Forty-five years after Hector Pieterson lost his life during the Soweto Uprisings, much has changed for the youth in South Africa.
In 2021, more children in our country than ever before have access to primary and secondary education. Literacy rates have been on the rise
and, every year, we have more Black university graduates and entrants
than the year before.
But while democracy has brought much-needed change and greater access to education, the reality is that we continue to live with the aftermath of Apartheid on a daily basis.
As we commemorate the youth around June 16 this month, there is a desperate need to improve the quality of learning and education across the length and breadth of our country.
This has become more urgent with the advent of Covid-19. While the last year has seen an acceleration in e-learning in some parts of our education system, the fact remains that most of our township and rural schools are still grappling with age-old problems. Growing inequalities
The inequalities in our system are becoming more glaring by the day as some schools in township and rural areas don’t have the most basic infrastructure in place – such as a roof over their classrooms, adequate water supplies or even sanitation facilities.
The benefits of the internet and e-learning are a distant reality for these schools, and they are now at serious risk being left even further behind.
This problem must be solved urgently, otherwise our country’s unemployment crisis will only get worse. It’s in all our interests to pay attention to these issues and to come together in addressing these challenges.
Government alone cannot solve these problems. Greater stakeholder involvement
The only way to address these issues is to start a broader movement in our country where the private, public and NGO sectors work together to ensure that no school in our country is left behind with inadequate facilities.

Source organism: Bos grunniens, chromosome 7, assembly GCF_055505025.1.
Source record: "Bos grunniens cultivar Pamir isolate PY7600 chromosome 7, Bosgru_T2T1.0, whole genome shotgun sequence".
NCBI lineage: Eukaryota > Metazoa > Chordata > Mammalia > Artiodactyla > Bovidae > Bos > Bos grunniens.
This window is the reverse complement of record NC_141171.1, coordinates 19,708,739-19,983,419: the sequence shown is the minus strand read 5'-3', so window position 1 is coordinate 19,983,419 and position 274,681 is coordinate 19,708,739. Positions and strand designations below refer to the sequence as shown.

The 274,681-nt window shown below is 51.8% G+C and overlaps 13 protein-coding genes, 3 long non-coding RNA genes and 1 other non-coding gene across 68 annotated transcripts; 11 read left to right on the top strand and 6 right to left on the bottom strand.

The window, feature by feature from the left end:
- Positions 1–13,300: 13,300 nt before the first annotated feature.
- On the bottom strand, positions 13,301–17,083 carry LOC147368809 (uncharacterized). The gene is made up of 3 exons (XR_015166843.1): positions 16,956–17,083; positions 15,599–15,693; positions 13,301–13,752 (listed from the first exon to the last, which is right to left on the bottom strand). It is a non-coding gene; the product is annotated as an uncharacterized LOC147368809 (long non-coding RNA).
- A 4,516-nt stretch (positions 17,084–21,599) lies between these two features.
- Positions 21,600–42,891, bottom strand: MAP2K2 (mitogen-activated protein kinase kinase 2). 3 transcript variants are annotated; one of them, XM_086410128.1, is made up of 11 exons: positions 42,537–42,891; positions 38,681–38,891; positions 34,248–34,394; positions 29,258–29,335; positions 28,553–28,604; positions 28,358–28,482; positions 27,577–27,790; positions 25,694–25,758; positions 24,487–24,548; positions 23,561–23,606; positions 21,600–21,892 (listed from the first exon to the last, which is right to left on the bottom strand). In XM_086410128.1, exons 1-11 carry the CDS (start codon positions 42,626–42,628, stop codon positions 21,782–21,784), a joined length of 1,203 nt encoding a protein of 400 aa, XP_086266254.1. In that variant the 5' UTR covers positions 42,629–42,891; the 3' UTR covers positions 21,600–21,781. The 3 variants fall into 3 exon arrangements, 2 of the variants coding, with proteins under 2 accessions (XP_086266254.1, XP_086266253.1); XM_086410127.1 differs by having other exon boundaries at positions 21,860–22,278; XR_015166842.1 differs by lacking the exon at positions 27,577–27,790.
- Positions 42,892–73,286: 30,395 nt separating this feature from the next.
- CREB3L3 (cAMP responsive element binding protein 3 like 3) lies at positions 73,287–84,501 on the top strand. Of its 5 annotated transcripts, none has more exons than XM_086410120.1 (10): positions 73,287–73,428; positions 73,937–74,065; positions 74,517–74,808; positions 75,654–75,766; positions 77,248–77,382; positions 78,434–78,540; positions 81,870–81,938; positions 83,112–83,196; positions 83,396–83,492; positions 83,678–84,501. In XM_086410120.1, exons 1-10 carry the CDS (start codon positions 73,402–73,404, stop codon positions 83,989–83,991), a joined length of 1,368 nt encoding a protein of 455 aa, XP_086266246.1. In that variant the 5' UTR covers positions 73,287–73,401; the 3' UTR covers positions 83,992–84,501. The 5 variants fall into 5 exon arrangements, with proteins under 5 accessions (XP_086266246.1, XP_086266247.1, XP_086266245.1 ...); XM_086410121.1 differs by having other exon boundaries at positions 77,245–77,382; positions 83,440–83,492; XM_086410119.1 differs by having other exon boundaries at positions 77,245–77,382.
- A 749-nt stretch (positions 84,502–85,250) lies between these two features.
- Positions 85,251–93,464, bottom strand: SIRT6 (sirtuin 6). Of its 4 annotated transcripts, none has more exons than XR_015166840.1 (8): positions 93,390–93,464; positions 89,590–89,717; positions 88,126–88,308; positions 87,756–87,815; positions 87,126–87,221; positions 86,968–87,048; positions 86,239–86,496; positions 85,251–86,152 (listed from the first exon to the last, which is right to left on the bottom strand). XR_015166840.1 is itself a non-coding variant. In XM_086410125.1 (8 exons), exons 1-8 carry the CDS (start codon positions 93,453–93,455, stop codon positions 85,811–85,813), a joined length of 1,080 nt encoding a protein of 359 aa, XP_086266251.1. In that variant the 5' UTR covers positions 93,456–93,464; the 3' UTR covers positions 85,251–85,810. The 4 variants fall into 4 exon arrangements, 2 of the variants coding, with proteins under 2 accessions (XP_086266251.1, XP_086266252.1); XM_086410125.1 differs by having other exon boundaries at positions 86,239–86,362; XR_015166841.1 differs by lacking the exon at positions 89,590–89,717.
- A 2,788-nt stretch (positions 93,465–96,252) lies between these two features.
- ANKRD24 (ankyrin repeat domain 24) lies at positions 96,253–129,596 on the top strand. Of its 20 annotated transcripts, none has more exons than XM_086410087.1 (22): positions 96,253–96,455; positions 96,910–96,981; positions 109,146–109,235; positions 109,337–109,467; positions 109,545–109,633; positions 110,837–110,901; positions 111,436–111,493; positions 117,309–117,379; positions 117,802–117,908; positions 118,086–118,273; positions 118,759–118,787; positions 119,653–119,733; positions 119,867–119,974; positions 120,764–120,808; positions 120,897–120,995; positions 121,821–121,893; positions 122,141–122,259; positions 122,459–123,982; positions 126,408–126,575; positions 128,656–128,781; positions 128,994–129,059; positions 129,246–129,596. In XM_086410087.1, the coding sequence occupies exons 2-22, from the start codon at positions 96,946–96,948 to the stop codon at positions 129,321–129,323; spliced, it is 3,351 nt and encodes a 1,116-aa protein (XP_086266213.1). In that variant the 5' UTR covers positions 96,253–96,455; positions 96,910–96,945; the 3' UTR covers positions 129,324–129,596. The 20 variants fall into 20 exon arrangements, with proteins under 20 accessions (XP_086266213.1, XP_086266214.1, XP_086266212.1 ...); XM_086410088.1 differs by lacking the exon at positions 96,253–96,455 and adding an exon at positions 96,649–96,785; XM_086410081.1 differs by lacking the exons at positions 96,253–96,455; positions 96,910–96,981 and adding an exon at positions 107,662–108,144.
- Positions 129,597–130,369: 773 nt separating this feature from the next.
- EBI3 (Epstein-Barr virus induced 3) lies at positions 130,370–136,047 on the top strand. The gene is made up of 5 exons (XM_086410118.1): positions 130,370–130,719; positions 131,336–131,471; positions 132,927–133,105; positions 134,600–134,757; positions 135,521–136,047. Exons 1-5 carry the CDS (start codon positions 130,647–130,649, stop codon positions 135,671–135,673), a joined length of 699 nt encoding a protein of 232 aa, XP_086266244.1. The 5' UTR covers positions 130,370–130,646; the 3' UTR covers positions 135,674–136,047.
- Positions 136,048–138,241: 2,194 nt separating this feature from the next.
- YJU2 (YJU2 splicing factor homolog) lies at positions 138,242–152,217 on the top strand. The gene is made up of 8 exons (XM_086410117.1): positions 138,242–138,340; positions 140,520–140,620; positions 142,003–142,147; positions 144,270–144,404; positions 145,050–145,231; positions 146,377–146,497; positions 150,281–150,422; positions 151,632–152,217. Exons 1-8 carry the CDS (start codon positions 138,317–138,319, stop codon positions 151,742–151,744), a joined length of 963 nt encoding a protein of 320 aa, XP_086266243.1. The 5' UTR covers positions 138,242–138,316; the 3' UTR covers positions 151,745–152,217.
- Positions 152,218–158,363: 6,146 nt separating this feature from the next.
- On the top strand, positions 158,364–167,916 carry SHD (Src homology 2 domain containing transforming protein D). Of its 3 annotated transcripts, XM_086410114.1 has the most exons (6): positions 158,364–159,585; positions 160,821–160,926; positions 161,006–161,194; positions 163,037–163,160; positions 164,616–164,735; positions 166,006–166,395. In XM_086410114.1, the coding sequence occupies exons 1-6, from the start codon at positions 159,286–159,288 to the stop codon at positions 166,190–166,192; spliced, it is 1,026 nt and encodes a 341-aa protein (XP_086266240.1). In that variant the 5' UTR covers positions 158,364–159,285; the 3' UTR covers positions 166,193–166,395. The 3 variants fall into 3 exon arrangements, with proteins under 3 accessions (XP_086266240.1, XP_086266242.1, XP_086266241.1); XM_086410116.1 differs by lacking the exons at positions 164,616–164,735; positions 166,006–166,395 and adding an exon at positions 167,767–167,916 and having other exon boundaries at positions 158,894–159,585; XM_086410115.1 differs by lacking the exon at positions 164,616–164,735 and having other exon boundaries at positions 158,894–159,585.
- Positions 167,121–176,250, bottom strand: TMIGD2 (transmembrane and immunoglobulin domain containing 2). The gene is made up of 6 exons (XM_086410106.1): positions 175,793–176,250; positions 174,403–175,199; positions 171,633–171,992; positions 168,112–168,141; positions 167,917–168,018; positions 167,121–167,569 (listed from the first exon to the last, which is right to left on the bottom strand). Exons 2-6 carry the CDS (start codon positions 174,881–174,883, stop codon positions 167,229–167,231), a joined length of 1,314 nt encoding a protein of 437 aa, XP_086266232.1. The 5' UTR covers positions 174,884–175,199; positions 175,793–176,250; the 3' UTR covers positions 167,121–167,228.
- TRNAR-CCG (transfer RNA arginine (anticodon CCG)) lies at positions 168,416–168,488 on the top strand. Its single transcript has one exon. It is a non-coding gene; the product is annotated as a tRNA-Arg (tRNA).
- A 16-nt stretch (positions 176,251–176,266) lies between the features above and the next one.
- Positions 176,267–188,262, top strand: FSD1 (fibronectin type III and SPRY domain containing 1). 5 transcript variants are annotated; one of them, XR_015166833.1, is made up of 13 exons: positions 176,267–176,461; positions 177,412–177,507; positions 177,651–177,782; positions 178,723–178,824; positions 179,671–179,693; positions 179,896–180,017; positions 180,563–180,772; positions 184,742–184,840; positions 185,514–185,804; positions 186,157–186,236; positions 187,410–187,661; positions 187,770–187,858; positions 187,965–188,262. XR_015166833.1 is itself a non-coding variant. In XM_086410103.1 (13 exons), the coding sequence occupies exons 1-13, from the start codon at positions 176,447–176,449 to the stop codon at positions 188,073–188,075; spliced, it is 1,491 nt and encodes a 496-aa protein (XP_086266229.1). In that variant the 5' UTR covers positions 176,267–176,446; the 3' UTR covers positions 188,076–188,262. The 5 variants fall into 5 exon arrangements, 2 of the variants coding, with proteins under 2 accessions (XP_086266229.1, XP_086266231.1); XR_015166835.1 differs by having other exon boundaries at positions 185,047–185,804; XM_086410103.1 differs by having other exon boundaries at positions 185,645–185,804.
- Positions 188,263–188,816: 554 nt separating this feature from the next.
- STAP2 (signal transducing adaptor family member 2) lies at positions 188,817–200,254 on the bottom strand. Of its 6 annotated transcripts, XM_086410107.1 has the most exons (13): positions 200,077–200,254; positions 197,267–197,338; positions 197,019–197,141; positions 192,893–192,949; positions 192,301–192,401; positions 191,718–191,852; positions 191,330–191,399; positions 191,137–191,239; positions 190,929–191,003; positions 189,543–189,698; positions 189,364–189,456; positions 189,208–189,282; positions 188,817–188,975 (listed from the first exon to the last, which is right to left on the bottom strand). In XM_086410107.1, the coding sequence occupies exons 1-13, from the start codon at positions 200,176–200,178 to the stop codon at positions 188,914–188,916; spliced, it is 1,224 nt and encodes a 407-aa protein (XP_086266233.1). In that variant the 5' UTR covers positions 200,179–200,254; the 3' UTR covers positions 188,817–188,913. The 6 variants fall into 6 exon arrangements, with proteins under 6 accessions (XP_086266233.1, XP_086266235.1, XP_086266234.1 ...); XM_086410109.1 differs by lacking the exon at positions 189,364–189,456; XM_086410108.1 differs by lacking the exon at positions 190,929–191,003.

We see this spirit in many parts of our society already, with companies, for example, that help fix potholes on our roads or NGOs that play a crucial role in feeding the hungry in our communities.
The same spirit needs to be applied to our schools. If a school lacks roofing, we need to work together – even raise funds if needed – to make sure that it’s fixed. If a school doesn’t have adequate water supplies, we need to all play our part in ensuring that school gets clean water access.
Once these basics are met, we then need to start looking at how we can connect every school in our country to better technologies such as high-speed broadband and e-learning. Improving our education system requires building it up, block-by-block, and we all must play our part.
This bottom-up approach is crucial if we want to progress as a nation. Experts in education
At Optimi Classroom, we are willing and able to play our part in working together with partners out there in addressing these problems head on. I would, therefore, like to call on other companies, NGOs and local governments to join us in this endeavour.
As the country’s top provider of classroom teaching and learning solutions; we at Optimi Classroom have built a strong reputation for supporting educators, learners, and institutions wherever they are. Over the years, we’ve helped more than 1,000 schools and 100,000 learners with improving their classroom experience.
But we want to help many thousands more. Therefore, let’s find solutions, together, so that we can ensure that the legacy of 1976 is fulfilled.*Optimi Classroom is a division of the Optimi Group.About Optimi
The Optimi Group provides accessible learning solutions that support every step of your learning journey. Optimi provides offerings in four divisions: home, workplace, classroom and college. Together, these divisions support more than 200,000 learners every year.